That volume of logs adds to African Wood’s debt to the community. The community’s leadership puts the cost to an estimated US$40,000, according to the March 2022 letter.
Unlike many in the sector, the contract between African Wood and Marblee and Karblee imbeds development dues into harvesting fees. Under their agreement, the company must pay US$4 for a cubic meter of log. Of that amount, US$2.25 goes towards community projects. However, the failure of the company to pay has left affected towns and villages without handpumps, toilets, a school and a clinic.
In another letter in March this year, Cooper called on the FDA to collect its benefits from African Wood and terminate their agreement.
“They breached the contract. So, based on this we want to cancel the contract with the company,” Cooper tells The DayLight in an interview.
“We the community people don’t have money to go to court because we are looking at FDA to be in the interest of the community. We want a swift answer from FDA,” Cooper adds. The FDA did not reply to questions The DayLight emailed to the agency.
From 2019 when African Wood felled its first tree in Marblee and Karblee, to 2021, when it ceased operations there, it did not export any of the 2,682 logs it harvested. A good number of the logs in a log yard on the Buchanan highway have decomposed, with some burned. Cooper says there are many logs still in the forest and at another location, a few of which The DayLight photographed.
In Liberian forestry, logs are abandoned if they are unattended for between three weeks to six months, depending on their location according to the Regulation on Abandoned Logs, Timber and Timber Products. In this case, all of African Wood and Lumber’s logs were abandoned latest June last year, according to our analysis of the situation and the regulation.
The FDA said on Tuesday that it would confiscate and auction abandoned logs across the country to curb the widespread nature of the violation. It would be the first time in more than a decade of forestry reform for the FDA to enforce the regulation. Like communities, the government loses revenue when a company does not export the logs it produces. It loses export royalties and may lose stumpage fees, a percentage of the cost of a volume of logs, depending on the species.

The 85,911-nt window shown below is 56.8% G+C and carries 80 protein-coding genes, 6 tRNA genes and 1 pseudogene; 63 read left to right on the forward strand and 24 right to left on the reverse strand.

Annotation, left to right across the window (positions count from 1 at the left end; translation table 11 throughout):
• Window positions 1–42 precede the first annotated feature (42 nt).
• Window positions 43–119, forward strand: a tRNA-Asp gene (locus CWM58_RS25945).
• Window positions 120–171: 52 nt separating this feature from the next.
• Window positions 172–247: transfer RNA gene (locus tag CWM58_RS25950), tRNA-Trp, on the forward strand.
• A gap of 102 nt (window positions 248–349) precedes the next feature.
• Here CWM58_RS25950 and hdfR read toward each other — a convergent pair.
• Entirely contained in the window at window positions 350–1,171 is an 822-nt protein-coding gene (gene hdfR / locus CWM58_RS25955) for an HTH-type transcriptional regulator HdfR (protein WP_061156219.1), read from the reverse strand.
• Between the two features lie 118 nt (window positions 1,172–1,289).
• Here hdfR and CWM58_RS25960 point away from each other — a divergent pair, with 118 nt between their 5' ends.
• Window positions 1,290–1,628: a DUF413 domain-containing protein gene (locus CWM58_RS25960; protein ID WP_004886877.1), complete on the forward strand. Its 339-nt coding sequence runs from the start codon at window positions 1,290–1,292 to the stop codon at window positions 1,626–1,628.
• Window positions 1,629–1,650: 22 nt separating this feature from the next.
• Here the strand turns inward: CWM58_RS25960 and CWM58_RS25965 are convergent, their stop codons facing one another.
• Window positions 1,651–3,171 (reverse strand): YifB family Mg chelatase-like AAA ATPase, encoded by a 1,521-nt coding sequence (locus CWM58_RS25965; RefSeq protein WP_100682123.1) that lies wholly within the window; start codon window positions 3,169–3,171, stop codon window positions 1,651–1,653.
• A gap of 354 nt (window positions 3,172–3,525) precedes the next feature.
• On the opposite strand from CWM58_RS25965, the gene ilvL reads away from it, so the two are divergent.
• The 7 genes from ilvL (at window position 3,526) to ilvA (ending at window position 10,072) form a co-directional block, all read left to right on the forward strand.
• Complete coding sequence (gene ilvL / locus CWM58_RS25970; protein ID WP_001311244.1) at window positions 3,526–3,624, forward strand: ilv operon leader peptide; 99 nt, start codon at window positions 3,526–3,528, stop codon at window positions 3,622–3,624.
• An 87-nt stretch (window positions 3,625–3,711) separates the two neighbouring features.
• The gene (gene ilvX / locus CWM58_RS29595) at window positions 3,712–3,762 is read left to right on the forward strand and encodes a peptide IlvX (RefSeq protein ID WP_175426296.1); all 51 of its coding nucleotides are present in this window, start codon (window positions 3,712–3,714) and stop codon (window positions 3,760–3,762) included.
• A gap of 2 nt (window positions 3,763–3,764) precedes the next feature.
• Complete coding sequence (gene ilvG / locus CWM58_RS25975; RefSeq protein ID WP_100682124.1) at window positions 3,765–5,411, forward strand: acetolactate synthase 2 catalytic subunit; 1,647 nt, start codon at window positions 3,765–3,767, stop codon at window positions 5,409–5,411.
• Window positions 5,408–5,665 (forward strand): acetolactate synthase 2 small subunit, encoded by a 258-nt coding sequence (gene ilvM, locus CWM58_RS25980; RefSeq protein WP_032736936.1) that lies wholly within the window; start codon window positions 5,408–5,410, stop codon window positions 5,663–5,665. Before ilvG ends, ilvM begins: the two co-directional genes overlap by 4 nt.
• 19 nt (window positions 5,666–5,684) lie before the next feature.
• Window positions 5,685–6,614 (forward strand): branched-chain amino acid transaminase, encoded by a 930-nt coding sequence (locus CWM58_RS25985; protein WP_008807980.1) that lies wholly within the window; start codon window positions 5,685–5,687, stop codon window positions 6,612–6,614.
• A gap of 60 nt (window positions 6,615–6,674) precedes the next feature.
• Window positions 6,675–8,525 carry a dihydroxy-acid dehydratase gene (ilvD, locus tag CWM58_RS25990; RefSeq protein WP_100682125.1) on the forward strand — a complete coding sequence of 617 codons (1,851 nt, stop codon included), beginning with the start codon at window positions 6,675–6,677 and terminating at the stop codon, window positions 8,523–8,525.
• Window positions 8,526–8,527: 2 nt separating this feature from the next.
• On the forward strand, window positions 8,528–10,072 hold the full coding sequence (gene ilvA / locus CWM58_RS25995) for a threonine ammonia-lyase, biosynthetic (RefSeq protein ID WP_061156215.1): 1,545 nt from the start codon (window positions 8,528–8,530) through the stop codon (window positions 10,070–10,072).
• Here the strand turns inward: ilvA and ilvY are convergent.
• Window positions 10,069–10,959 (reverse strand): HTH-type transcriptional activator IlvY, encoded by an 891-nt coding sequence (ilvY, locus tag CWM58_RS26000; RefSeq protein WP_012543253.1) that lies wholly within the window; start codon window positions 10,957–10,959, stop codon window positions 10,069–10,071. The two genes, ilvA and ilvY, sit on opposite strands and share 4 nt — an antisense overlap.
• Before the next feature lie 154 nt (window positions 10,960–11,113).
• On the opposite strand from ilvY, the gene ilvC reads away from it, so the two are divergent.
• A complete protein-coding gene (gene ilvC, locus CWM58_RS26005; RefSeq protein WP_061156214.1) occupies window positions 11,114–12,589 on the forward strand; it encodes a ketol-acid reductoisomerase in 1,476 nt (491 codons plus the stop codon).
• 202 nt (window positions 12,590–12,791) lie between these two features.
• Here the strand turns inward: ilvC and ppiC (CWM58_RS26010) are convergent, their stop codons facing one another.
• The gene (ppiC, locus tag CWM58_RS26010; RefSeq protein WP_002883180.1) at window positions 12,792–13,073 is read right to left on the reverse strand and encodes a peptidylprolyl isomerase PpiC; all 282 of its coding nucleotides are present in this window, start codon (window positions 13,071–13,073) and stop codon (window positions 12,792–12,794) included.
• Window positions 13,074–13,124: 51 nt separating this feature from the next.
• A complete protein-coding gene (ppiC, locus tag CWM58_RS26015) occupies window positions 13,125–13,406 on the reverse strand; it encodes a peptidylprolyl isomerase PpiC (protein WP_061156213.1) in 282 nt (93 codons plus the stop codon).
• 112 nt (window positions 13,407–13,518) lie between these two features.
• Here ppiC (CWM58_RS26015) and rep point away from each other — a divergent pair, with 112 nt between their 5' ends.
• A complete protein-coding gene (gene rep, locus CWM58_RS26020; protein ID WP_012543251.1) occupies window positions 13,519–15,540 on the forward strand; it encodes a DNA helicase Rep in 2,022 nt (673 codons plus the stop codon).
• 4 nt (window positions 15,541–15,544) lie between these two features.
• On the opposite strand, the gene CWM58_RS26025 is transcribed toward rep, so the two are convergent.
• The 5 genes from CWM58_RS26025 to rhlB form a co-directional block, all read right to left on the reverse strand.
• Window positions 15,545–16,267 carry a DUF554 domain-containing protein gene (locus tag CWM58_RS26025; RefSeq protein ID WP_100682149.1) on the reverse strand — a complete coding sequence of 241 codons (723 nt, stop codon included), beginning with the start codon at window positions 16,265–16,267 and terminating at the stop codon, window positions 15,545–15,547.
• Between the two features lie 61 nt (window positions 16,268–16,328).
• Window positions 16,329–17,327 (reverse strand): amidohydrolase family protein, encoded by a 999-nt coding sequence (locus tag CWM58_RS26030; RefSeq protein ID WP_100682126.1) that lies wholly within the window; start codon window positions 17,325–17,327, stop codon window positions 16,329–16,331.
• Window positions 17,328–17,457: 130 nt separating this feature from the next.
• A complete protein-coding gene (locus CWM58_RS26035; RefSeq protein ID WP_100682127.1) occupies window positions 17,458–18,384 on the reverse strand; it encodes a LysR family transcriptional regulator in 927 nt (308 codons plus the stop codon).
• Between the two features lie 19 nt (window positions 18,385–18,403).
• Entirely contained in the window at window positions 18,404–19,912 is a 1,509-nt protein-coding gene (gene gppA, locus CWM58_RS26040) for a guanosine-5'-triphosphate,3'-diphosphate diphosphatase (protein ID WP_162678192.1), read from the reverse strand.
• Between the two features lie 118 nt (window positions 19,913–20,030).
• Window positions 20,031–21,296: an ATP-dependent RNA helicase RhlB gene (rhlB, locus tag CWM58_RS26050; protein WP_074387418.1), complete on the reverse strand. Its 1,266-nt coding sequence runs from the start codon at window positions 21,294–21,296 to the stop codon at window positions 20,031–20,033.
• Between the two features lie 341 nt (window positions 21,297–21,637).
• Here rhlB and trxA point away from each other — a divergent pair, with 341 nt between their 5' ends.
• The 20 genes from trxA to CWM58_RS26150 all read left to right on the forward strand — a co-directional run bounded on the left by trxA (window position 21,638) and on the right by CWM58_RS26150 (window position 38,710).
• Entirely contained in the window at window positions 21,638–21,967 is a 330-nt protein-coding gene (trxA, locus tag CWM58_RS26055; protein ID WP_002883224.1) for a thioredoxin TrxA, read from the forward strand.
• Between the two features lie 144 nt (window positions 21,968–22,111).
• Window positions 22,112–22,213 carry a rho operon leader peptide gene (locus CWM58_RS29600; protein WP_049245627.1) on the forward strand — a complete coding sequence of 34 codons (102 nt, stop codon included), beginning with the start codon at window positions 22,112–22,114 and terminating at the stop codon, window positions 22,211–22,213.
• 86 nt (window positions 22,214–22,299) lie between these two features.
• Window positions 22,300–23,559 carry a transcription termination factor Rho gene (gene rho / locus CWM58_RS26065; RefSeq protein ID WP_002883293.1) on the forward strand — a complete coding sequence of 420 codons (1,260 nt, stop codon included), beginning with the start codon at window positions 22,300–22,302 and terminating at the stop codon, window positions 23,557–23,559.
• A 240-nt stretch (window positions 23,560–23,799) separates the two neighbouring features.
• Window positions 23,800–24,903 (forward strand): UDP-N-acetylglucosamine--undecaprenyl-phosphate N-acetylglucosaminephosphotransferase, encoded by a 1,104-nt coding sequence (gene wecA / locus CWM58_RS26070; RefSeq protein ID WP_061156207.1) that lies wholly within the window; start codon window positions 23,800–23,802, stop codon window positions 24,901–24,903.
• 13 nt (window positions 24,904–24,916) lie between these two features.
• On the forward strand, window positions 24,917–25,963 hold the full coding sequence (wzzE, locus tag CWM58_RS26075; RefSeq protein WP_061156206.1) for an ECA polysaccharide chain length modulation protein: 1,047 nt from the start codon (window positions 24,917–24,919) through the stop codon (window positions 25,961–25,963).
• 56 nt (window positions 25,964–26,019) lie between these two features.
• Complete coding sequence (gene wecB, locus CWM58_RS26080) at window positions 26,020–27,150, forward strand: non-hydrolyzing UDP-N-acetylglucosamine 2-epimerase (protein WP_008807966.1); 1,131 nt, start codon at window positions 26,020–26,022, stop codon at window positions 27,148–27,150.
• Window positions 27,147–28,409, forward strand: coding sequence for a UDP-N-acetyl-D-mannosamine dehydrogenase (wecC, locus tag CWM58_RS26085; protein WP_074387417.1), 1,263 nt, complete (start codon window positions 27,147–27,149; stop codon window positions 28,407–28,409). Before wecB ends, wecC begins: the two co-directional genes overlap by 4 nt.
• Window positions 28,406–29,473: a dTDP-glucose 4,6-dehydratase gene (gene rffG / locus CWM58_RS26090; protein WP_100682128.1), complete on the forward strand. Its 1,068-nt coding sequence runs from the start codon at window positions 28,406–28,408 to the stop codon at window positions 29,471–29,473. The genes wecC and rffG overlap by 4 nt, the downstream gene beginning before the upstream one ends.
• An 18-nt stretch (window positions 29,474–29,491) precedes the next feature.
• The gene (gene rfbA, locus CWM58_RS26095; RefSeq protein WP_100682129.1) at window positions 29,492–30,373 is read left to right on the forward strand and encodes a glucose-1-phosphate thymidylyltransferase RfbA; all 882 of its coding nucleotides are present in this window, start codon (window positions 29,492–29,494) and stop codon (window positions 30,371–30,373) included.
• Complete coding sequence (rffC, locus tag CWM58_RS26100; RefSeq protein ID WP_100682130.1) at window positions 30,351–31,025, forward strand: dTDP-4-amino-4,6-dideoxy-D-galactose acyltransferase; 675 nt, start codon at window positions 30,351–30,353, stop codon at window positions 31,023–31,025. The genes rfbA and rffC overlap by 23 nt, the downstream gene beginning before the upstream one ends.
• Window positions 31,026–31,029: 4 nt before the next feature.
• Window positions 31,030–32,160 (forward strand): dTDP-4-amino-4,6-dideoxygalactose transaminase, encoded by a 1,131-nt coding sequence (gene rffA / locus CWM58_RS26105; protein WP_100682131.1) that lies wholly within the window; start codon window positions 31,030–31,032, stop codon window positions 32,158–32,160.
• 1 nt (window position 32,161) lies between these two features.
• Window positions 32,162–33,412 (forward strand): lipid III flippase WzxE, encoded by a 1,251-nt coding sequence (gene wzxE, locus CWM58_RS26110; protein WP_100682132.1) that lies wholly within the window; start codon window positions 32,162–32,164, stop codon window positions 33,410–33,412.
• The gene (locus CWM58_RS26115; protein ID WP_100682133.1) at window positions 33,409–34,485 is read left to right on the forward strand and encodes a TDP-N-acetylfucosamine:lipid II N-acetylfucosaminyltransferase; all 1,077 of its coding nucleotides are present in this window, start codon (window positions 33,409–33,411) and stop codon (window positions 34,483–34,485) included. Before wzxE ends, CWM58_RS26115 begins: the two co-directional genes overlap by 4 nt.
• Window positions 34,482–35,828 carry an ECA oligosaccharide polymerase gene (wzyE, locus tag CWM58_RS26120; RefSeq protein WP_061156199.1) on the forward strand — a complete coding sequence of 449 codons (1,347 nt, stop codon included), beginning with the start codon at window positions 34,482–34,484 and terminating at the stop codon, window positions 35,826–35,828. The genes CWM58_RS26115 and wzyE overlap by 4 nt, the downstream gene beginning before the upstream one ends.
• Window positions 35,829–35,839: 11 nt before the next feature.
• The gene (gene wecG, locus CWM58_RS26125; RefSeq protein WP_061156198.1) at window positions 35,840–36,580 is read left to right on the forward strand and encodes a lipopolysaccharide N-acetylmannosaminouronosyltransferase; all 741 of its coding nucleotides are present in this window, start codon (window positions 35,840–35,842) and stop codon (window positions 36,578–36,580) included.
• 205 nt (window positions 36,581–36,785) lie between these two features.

African Wood’s failure in Marblee and Karblee adds to Colombo’s notoriety in the logging industry. In 2020, African Wood and Lumber felled 550 trees in the Gbarsaw and Dorbor Community Forest without authorization. The FDA is yet to punish the company for that violation, one of the gravest in forestry. African Wood also owes affected communities their logging-related fees.
And the International Capital Consultant (ICC), the company Colombo managed before he purchased Africa Wood and Lumber, owes affected communities in Nimba and River Cess huge debts. It also abandoned over 5,000 logs in that region.
Colombo did not reply to emailed questions. However, speaking about communities’ debts last year in an interview with The DayLight, he defended African Wood over debt criticisms. He said he had invested millions in Liberia’s forestry sector and was “committed to our obligation, and we never undermine the intent of the forestry reform in Liberia.” He has also in the past blamed small-scale loggers or chainsaw millers for not meeting his responsibilities to communities.
This story was produced by the Community of Forest and Environmental Journalists of Liberia (CoFEJ).